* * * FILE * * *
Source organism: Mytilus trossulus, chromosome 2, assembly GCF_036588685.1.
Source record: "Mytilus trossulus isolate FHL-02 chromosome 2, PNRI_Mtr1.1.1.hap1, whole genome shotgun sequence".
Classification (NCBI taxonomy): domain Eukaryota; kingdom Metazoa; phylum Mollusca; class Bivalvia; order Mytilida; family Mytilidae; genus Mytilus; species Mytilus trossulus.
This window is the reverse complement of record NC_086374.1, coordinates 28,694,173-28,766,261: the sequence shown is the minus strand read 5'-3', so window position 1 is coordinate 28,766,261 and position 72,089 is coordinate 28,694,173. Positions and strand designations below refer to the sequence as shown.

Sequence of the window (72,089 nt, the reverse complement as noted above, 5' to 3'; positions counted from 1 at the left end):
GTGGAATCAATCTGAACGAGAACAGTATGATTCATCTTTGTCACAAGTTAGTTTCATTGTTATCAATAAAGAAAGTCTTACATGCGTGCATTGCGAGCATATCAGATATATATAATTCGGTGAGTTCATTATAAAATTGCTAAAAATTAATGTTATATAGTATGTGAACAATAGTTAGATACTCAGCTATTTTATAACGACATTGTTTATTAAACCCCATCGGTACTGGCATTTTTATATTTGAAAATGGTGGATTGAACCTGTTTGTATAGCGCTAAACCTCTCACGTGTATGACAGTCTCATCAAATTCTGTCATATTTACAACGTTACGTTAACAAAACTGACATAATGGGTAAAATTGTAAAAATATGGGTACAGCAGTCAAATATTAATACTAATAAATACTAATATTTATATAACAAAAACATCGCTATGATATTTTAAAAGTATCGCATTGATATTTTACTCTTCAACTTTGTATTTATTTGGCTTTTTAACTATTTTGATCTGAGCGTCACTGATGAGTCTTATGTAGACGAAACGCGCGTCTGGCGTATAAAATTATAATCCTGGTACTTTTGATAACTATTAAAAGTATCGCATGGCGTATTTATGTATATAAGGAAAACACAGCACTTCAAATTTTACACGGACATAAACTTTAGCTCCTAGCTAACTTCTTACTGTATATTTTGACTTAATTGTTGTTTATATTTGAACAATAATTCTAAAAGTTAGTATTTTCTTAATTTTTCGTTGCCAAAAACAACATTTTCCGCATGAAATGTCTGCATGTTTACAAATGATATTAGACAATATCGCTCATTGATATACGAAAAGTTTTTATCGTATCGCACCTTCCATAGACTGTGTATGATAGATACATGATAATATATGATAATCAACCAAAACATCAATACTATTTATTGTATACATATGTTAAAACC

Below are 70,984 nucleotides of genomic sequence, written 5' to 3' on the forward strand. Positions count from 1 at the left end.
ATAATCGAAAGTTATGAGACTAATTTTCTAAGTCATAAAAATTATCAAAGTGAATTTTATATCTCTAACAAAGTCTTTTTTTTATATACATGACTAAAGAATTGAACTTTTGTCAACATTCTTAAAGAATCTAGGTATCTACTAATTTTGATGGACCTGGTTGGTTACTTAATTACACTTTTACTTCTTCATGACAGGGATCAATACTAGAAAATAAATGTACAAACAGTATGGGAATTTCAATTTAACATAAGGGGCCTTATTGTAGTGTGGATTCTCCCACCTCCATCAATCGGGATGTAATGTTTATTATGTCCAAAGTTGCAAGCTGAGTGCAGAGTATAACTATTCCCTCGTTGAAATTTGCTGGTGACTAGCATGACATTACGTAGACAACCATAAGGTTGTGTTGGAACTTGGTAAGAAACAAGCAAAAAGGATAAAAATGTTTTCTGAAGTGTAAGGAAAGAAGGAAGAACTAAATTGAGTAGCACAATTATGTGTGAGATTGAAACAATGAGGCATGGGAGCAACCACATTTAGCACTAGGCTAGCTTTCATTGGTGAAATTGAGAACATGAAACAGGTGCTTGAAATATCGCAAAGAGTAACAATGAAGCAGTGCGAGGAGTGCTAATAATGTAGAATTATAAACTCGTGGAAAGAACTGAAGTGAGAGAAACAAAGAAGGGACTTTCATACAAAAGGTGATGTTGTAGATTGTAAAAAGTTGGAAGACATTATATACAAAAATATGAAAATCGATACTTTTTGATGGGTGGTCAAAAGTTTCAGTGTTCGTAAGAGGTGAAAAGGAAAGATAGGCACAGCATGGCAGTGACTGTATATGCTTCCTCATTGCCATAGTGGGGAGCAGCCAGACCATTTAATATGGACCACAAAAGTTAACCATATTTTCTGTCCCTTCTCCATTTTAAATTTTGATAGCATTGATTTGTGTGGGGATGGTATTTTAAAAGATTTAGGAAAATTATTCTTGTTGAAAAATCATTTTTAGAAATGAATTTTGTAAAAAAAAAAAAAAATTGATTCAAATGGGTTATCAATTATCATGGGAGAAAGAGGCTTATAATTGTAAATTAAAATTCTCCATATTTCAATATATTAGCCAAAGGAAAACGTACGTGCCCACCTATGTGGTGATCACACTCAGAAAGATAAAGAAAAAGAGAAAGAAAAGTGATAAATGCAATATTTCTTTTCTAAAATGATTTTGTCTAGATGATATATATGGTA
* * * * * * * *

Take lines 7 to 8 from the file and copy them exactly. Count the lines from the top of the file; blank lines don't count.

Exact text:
Below are 70,984 nucleotides of genomic sequence, written 5' to 3' on the forward strand. Positions count from 1 at the left end.
ATAATCGAAAGTTATGAGACTAATTTTCTAAGTCATAAAAATTATCAAAGTGAATTTTATATCTCTAACAAAGTCTTTTTTTTATATACATGACTAAAGAATTGAACTTTTGTCAACATTCTTAAAGAATCTAGGTATCTACTAATTTTGATGGACCTGGTTGGTTACTTAATTACACTTTTACTTCTTCATGACAGGGATCAATACTAGAAAATAAATGTACAAACAGTATGGGAATTTCAATTTAACATAAGGGGCCTTATTGTAGTGTGGATTCTCCCACCTCCATCAATCGGGATGTAATGTTTATTATGTCCAAAGTTGCAAGCTGAGTGCAGAGTATAACTATTCCCTCGTTGAAATTTGCTGGTGACTAGCATGACATTACGTAGACAACCATAAGGTTGTGTTGGAACTTGGTAAGAAACAAGCAAAAAGGATAAAAATGTTTTCTGAAGTGTAAGGAAAGAAGGAAGAACTAAATTGAGTAGCACAATTATGTGTGAGATTGAAACAATGAGGCATGGGAGCAACCACATTTAGCACTAGGCTAGCTTTCATTGGTGAAATTGAGAACATGAAACAGGTGCTTGAAATATCGCAAAGAGTAACAATGAAGCAGTGCGAGGAGTGCTAATAATGTAGAATTATAAACTCGTGGAAAGAACTGAAGTGAGAGAAACAAAGAAGGGACTTTCATACAAAAGGTGATGTTGTAGATTGTAAAAAGTTGGAAGACATTATATACAAAAATATGAAAATCGATACTTTTTGATGGGTGGTCAAAAGTTTCAGTGTTCGTAAGAGGTGAAAAGGAAAGATAGGCACAGCATGGCAGTGACTGTATATGCTTCCTCATTGCCATAGTGGGGAGCAGCCAGACCATTTAATATGGACCACAAAAGTTAACCATATTTTCTGTCCCTTCTCCATTTTAAATTTTGATAGCATTGATTTGTGTGGGGATGGTATTTTAAAAGATTTAGGAAAATTATTCTTGTTGAAAAATCATTTTTAGAAATGAATTTTGTAAAAAAAAAAAAAAATTGATTCAAATGGGTTATCAATTATCATGGGAGAAAGAGGCTTATAATTGTAAATTAAAATTCTCCATATTTCAATATATTAGCCAAAGGAAAACGTACGTGCCCACCTATGTGGTGATCACACTCAGAAAGATAAAGAAAAAGAGAAAGAAAAGTGATAAATGCAATATTTCTTTTCTAAAATGATTTTGTCTAGATGATATATATGGTA